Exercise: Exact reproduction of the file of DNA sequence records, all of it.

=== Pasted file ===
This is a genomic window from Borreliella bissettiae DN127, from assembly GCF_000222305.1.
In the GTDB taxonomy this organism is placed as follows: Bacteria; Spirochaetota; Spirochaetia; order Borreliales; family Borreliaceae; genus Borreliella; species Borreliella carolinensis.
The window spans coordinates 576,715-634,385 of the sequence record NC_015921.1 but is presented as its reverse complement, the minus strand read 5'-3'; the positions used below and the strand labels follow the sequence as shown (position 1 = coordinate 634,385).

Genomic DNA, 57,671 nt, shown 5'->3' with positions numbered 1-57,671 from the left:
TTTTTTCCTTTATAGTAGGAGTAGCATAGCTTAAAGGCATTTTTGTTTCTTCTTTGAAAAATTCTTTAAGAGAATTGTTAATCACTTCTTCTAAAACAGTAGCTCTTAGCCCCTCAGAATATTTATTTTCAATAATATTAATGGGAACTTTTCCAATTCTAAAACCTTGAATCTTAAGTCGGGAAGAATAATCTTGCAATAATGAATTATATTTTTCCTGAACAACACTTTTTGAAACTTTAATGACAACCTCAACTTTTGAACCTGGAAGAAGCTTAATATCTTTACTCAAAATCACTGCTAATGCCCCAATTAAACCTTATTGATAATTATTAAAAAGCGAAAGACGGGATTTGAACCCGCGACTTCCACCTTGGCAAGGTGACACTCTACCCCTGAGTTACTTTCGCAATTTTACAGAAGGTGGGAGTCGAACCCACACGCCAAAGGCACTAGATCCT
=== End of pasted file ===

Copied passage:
This is a genomic window from Borreliella bissettiae DN127, from assembly GCF_000222305.1.
In the GTDB taxonomy this organism is placed as follows: Bacteria; Spirochaetota; Spirochaetia; order Borreliales; family Borreliaceae; genus Borreliella; species Borreliella carolinensis.
The window spans coordinates 576,715-634,385 of the sequence record NC_015921.1 but is presented as its reverse complement, the minus strand read 5'-3'; the positions used below and the strand labels follow the sequence as shown (position 1 = coordinate 634,385).

Genomic DNA, 57,671 nt, shown 5'->3' with positions numbered 1-57,671 from the left:
TTTTTTCCTTTATAGTAGGAGTAGCATAGCTTAAAGGCATTTTTGTTTCTTCTTTGAAAAATTCTTTAAGAGAATTGTTAATCACTTCTTCTAAAACAGTAGCTCTTAGCCCCTCAGAATATTTATTTTCAATAATATTAATGGGAACTTTTCCAATTCTAAAACCTTGAATCTTAAGTCGGGAAGAATAATCTTGCAATAATGAATTATATTTTTCCTGAACAACACTTTTTGAAACTTTAATGACAACCTCAACTTTTGAACCTGGAAGAAGCTTAATATCTTTACTCAAAATCACTGCTAATGCCCCAATTAAACCTTATTGATAATTATTAAAAAGCGAAAGACGGGATTTGAACCCGCGACTTCCACCTTGGCAAGGTGACACTCTACCCCTGAGTTACTTTCGCAATTTTACAGAAGGTGGGAGTCGAACCCACACGCCAAAGGCACTAGATCCT